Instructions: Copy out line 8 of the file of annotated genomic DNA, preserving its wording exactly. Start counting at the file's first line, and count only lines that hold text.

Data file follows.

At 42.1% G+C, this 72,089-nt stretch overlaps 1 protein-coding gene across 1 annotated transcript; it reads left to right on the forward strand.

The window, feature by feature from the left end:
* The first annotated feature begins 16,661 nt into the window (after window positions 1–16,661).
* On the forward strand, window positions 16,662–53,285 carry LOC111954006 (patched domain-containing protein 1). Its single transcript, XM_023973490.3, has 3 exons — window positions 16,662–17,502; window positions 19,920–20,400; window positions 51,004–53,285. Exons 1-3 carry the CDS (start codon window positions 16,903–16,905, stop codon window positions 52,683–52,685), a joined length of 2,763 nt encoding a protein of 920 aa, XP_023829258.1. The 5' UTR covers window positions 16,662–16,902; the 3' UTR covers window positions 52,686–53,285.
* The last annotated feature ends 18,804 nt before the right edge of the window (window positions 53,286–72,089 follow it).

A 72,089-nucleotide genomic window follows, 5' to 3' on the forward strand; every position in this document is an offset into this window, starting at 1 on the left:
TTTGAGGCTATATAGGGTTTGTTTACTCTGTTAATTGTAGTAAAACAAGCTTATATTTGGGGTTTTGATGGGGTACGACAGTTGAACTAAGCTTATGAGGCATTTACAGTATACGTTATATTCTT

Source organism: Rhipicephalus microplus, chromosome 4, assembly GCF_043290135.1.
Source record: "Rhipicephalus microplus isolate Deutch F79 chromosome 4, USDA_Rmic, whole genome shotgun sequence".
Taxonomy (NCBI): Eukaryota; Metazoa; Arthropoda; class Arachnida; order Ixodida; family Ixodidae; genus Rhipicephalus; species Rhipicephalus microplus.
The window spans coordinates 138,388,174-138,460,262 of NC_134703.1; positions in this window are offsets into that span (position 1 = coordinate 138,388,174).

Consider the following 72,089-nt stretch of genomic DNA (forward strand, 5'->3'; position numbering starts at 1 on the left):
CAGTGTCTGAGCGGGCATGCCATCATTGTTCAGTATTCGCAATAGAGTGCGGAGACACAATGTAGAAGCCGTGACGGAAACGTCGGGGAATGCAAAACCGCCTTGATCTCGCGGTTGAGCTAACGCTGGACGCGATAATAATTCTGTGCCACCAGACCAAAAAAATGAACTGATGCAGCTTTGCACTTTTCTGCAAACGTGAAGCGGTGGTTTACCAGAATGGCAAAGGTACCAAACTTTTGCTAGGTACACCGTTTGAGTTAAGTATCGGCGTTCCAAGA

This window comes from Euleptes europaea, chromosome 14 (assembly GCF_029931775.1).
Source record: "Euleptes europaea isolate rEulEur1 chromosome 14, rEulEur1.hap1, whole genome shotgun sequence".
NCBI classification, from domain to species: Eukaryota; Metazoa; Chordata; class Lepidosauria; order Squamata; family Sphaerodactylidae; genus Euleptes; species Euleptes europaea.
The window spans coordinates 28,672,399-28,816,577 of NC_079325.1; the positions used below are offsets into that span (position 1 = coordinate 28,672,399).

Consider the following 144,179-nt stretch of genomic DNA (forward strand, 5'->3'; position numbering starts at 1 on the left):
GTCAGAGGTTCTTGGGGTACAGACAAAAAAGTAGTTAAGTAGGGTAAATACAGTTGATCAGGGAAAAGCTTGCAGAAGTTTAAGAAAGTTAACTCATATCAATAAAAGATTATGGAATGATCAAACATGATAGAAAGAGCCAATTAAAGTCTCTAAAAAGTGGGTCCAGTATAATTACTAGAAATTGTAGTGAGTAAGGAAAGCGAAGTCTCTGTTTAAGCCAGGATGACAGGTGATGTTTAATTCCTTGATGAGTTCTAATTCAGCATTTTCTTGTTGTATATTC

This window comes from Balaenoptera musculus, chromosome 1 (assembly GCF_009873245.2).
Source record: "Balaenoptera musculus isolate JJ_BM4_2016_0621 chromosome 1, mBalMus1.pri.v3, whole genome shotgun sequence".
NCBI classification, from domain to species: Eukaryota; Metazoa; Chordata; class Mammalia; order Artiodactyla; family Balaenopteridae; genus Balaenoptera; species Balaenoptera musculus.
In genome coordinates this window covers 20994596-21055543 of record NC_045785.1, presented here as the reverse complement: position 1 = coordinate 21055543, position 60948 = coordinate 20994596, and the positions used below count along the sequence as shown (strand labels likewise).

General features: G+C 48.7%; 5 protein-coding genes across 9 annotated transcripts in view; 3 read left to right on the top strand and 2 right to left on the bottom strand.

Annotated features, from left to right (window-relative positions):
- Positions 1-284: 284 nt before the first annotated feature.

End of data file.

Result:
Source organism: Rhipicephalus microplus, chromosome 4, assembly GCF_043290135.1.